3.2. CiST Use among Females

CiST use was reported by 0.3% of the female participants, while 14.8% were exclusive smokers, and 0.5% were exclusive ST users. AI/AN women had the highest prevalence of CiST use (1.5%) and smoking (29.8%). Like men, CiST use among women increased with decreasing education level. Similarly, CiST prevalence among women decreased with increasing income level. A higher proportion of women who were unable to work were CiST users (1.1%) followed by those who were out of work (0.7%). Sociodemographic characteristics of the female respondents stratified by their tobacco use status are summarized in Table 4.

tab4
Table 4: Prevalence of tobacco use by sociodemographic characteristics among females—BRFSS 2010.

Results of multivariate logistic regression analyses (Table 5) using female nontobacco users as the comparison indicated after controlling for all other variables, AI/AN females were almost twice likely to be CiST users compared to White women. The likelihood of women being CiST users compared to nonusers increased as education level decreased. Women with less than a high school education were more than four times as likely to be CiST users as women with a college education. Similarly, women who were unable to work were almost three times as likely to be CiST users as those employed for wages, and those out of work were 75% more likely to use both products. As the household income of women rose above $20,000, the odds of CiST use decreased compared to those with incomes less than $10,000. Heavy alcohol drinking was associated with more than four times the odds of CiST use among women after adjustment for other covariates.

tab5
Table 5: Association between sociodemographic factors and CiST use among females.
3.2.1. Smokeless Tobacco Use among Female Smokers

CiST use was reported by 2.3% of the female smokers. Age, race/ethnicity, education level, income level, occupation, and heavy alcohol consumption were significantly associated with CiST use among female smokers. Among female smokers, AI/AN were 1.6 times more likely to be CiST users than White, and Hispanic smokers were 1.4 times as likely as Whites to be CiST users. Conversely, African American, multiracial, and those reporting other race had lower odds of ST use compared to white female smokers. Female smokers having less than high school education were 1.2 times more likely to be CiST users compared to college graduates, whereas women with high school or some college education were less likely to be CiST users than college graduates. Compared to female smokers employed for wages, smokers who were out of work, students, or unable to work had increased likelihood of CiST use but self employed, retired, and homemaker female smokers had decreased odds of CiST use. CiST use was 1.3 times more likely among female smokers who were also heavy drinkers compared to those who consumed less than one drink per day.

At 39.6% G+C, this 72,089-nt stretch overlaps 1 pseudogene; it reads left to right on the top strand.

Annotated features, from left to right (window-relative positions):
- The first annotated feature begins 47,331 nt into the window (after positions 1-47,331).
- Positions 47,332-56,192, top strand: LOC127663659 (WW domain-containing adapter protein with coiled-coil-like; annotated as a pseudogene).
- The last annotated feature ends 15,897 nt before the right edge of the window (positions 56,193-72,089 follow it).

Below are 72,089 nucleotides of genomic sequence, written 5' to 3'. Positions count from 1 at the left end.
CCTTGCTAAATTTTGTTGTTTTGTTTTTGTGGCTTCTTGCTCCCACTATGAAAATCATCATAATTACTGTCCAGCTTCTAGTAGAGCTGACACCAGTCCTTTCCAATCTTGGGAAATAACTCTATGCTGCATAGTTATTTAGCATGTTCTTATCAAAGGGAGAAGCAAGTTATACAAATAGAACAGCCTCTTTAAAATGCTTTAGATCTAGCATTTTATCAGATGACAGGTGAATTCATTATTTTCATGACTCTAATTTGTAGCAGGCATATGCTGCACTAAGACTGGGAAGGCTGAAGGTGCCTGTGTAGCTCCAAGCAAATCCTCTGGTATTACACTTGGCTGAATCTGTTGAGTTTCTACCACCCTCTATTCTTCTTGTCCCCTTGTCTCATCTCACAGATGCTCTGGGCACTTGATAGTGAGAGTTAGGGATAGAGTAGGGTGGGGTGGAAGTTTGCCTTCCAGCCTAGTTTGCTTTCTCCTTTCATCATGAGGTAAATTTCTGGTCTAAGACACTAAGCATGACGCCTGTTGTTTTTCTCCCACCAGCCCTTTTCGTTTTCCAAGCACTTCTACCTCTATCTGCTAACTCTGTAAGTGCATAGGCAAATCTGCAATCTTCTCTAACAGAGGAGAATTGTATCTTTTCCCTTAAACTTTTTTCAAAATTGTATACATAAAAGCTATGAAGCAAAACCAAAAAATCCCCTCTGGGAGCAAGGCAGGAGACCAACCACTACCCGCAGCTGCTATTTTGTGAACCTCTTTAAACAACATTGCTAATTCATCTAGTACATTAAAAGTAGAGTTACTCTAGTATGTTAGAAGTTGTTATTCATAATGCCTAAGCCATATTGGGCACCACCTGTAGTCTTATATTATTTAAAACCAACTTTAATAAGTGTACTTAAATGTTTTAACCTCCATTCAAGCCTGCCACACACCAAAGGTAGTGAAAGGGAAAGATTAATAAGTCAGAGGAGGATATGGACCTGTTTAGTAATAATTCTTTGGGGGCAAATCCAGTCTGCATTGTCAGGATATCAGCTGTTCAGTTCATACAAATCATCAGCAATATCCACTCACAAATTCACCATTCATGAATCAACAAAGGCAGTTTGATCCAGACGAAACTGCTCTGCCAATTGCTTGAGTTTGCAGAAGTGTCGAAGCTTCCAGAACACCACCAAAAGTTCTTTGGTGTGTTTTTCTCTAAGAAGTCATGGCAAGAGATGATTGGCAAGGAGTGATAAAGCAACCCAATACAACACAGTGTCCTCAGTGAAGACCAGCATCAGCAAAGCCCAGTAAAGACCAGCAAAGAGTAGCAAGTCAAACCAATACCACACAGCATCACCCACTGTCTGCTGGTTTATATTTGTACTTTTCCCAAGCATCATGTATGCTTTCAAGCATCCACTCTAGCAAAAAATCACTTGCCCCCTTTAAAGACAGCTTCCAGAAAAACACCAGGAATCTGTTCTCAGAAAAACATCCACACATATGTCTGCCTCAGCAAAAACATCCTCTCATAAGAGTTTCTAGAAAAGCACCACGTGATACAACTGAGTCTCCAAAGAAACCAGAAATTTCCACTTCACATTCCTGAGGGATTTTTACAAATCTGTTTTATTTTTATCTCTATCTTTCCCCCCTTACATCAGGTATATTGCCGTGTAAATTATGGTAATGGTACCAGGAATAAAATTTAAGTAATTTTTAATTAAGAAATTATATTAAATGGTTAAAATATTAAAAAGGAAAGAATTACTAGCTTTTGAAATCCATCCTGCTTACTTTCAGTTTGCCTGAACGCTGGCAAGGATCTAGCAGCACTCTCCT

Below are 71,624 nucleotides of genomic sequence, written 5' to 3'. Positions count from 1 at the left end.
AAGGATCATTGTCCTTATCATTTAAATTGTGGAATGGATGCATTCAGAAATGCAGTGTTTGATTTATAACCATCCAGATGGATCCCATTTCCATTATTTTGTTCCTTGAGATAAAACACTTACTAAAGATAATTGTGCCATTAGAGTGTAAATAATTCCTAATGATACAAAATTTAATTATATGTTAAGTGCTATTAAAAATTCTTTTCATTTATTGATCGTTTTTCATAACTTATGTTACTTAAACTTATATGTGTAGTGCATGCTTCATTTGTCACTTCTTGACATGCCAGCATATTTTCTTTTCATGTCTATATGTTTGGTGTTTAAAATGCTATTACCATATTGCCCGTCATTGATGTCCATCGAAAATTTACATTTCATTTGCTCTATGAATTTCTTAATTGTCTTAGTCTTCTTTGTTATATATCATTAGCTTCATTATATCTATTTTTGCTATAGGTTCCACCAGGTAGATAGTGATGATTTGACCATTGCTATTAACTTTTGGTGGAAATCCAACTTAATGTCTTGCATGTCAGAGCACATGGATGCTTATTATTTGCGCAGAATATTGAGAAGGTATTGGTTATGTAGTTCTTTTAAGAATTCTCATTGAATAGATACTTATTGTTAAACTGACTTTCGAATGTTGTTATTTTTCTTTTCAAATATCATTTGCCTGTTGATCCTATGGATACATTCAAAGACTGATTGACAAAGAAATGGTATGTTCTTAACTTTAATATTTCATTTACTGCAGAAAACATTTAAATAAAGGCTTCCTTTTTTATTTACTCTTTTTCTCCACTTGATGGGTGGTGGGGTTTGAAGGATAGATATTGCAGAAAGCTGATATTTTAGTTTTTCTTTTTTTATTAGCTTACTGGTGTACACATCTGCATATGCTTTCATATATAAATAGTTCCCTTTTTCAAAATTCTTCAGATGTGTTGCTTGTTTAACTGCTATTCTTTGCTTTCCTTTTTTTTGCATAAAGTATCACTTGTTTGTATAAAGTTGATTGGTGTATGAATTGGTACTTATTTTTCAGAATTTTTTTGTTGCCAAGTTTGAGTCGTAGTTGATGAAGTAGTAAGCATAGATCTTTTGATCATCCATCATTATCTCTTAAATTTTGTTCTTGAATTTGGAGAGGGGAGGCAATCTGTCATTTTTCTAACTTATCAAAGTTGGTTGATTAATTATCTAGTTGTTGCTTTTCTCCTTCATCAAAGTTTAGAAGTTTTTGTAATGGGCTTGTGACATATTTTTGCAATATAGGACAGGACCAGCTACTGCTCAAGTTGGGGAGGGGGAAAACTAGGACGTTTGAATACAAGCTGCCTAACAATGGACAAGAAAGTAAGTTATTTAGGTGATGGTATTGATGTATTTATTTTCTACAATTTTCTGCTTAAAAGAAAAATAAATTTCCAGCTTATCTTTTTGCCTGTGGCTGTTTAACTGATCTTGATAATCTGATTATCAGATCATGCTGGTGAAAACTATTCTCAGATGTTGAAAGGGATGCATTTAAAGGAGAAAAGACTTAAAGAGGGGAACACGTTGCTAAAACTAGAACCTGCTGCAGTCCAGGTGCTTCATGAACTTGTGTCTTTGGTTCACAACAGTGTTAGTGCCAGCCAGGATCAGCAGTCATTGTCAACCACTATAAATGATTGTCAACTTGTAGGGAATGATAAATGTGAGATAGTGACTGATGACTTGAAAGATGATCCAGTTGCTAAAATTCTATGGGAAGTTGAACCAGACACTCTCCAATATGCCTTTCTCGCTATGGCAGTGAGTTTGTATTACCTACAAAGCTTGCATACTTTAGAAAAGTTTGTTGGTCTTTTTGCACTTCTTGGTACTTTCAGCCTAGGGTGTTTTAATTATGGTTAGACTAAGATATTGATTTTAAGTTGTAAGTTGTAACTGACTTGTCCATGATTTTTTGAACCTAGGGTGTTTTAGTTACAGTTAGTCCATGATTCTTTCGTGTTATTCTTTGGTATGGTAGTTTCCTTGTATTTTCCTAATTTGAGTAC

3.2.2. Cigarette Smoking among Female ST Users

Among female ST users, 42.4% also smoked cigarettes. Multivariate logistic regression analysis showed that White female ST users were more likely to be CiST users compared to ST users of any other racial ethnic group and were 7.1 times as likely as African American female ST users to report CiST use. Female ST users who had less than high school education were also less likely to be CiST users compared to college graduates. However, high school graduates or those with some college education were more likely to be CiST users than college graduates. Similarly, female ST users who were self-employed, out of work, homemaker, students, or unable to work had increased odds of CiST use compared to female ST users who were employed for wages. Women using ST and having household incomes between $10,000 and 49,999 had higher odds of CiST use compared to female ST users with incomes less than $10,000. Conversely, female ST users earning more than $50,000 were less likely to use CiST compared to those earning less than $10,000.

4. Discussion